Social media giant Facebook has announced that the controversial facial recognition feature will now be presented as an opt-in function. This decision comes as a result of the increased pressure on the company to improve its personal data and privacy policies.
The facial recognition feature first rolled out several years ago and was used to detect faces in images, so that people could be tagged on them. However, later on, Facebook decided to upgrade the function and let it roam through everyone’s pictures so that users can be informed if they appear in content on the network.
According to the recent announcement, Facebook will be setting the feature to disabled by default and letting people tag their friends manually. Of course, anyone who wishes to benefit from this functionality can easily activate it at the settings panel.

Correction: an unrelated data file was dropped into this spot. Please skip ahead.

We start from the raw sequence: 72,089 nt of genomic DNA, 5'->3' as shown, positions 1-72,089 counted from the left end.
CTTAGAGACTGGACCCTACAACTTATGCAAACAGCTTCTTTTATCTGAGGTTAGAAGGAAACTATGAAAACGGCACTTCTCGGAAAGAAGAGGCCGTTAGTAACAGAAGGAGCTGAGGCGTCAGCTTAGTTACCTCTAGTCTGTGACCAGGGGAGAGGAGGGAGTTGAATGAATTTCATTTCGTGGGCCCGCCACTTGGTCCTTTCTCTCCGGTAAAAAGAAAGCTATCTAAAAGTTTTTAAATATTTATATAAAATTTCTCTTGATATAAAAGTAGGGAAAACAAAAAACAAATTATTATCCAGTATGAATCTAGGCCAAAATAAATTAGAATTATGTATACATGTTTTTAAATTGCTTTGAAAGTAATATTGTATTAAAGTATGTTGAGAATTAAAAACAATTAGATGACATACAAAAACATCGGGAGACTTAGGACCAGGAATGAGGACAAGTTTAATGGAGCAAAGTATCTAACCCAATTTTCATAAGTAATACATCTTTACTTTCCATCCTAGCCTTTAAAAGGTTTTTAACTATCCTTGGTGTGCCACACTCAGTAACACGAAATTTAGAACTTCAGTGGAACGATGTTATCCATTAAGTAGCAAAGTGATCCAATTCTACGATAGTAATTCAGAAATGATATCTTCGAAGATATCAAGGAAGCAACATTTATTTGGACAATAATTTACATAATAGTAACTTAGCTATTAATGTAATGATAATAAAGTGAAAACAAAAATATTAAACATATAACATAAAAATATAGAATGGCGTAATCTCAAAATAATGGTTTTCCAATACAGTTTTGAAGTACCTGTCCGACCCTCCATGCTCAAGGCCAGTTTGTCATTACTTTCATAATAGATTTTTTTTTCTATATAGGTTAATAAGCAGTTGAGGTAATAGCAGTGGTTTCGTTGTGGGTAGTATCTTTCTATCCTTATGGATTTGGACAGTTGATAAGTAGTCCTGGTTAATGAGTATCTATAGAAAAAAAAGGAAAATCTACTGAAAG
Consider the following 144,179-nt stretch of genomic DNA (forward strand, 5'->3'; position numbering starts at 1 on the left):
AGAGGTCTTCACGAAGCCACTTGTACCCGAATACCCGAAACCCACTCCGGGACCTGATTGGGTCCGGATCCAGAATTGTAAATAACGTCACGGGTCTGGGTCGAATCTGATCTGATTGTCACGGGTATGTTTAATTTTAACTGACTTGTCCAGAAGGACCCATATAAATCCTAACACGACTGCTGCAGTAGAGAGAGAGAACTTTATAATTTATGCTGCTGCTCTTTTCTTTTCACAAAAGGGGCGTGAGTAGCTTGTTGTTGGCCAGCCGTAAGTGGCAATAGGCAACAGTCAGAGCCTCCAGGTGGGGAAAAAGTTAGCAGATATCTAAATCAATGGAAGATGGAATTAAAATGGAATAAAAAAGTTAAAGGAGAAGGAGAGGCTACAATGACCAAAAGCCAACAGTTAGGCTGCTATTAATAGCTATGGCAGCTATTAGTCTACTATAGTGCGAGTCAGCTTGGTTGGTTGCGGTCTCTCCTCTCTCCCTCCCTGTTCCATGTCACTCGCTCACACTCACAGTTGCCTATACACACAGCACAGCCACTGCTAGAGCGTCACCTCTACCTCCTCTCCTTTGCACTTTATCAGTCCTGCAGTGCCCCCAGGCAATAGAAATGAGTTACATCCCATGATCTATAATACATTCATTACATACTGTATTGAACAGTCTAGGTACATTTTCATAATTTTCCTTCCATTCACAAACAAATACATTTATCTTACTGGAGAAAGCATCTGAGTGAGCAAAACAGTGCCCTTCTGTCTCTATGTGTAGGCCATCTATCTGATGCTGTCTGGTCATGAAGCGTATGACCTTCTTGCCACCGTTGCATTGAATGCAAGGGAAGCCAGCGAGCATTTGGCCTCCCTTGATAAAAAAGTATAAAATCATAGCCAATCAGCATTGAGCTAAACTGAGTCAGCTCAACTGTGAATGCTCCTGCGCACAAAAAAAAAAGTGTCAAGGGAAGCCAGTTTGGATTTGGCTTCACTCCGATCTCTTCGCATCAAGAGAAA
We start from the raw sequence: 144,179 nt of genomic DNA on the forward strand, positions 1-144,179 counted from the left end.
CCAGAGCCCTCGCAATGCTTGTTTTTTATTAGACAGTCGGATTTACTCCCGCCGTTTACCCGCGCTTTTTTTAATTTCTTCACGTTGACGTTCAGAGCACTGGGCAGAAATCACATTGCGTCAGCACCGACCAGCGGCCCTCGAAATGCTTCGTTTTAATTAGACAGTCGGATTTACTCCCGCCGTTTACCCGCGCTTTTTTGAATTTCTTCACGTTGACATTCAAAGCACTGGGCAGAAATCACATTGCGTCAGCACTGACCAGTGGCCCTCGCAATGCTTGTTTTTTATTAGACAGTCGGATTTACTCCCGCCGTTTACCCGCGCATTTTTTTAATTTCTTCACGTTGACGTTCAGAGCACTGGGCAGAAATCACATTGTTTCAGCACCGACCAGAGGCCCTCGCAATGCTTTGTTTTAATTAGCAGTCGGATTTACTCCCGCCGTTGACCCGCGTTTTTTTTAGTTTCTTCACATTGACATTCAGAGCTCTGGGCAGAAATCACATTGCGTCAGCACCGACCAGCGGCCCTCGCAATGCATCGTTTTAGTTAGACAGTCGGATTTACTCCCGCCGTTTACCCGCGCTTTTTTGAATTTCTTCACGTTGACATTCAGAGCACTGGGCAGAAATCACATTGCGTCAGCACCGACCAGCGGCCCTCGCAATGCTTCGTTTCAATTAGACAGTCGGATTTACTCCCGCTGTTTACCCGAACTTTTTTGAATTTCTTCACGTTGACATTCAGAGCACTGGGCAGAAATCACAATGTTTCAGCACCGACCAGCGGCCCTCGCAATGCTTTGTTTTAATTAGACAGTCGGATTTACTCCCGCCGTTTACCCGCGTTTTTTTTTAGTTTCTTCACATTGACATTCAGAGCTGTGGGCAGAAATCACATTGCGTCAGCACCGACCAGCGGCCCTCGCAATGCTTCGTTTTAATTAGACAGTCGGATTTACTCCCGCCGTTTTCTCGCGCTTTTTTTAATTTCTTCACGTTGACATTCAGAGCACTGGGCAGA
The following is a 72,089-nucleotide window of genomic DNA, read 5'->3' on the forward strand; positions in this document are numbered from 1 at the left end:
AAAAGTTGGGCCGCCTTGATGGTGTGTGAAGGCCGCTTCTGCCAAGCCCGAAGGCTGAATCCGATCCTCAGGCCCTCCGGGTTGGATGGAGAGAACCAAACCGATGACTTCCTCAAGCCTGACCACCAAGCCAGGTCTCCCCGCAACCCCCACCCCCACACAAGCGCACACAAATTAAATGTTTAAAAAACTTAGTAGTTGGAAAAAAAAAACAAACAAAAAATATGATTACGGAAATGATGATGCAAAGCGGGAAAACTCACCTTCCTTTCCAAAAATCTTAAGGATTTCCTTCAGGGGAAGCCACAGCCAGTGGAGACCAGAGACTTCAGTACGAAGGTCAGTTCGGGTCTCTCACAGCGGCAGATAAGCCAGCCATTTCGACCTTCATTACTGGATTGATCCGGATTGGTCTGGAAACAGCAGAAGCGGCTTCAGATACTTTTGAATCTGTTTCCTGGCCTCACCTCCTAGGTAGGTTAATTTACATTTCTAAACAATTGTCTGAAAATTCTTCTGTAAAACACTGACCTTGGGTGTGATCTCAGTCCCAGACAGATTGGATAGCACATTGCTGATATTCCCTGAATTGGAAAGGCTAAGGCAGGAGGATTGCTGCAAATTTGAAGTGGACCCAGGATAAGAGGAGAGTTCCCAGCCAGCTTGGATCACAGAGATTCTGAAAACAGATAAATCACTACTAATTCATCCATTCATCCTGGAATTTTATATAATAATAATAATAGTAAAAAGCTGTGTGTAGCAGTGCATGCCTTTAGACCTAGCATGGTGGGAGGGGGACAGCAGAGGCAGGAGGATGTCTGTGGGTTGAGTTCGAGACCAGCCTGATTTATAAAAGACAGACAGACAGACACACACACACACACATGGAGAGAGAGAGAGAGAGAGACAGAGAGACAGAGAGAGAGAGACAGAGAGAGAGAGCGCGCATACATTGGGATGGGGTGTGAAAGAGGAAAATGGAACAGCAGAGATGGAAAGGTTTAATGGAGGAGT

Facial recognition is becoming more controversial
Facebook is not the only company facing criticism for the use of facial recognition software. This functionality is becoming increasingly contentious, with numerous instances of lawsuits and privacy violation complaints.
One of the most severe instances of the misappropriation of this type of software was recently reported in the United Kingdom. According to authorities, a contractor located at the King’s Cross area in London had utilized facial recognition software in street cameras, without notifying pedestrians.
This is a gross violation of personal privacy, and the company was audited and fined for its illicit activities.
By making the feature opt-in, Facebook is trying to better protect the privacy and personal data of its customers after facing severe backlash in both Europe and America. Facebook’s lax policies for the management of personal data was one of the reasons for the adoption of GDPR.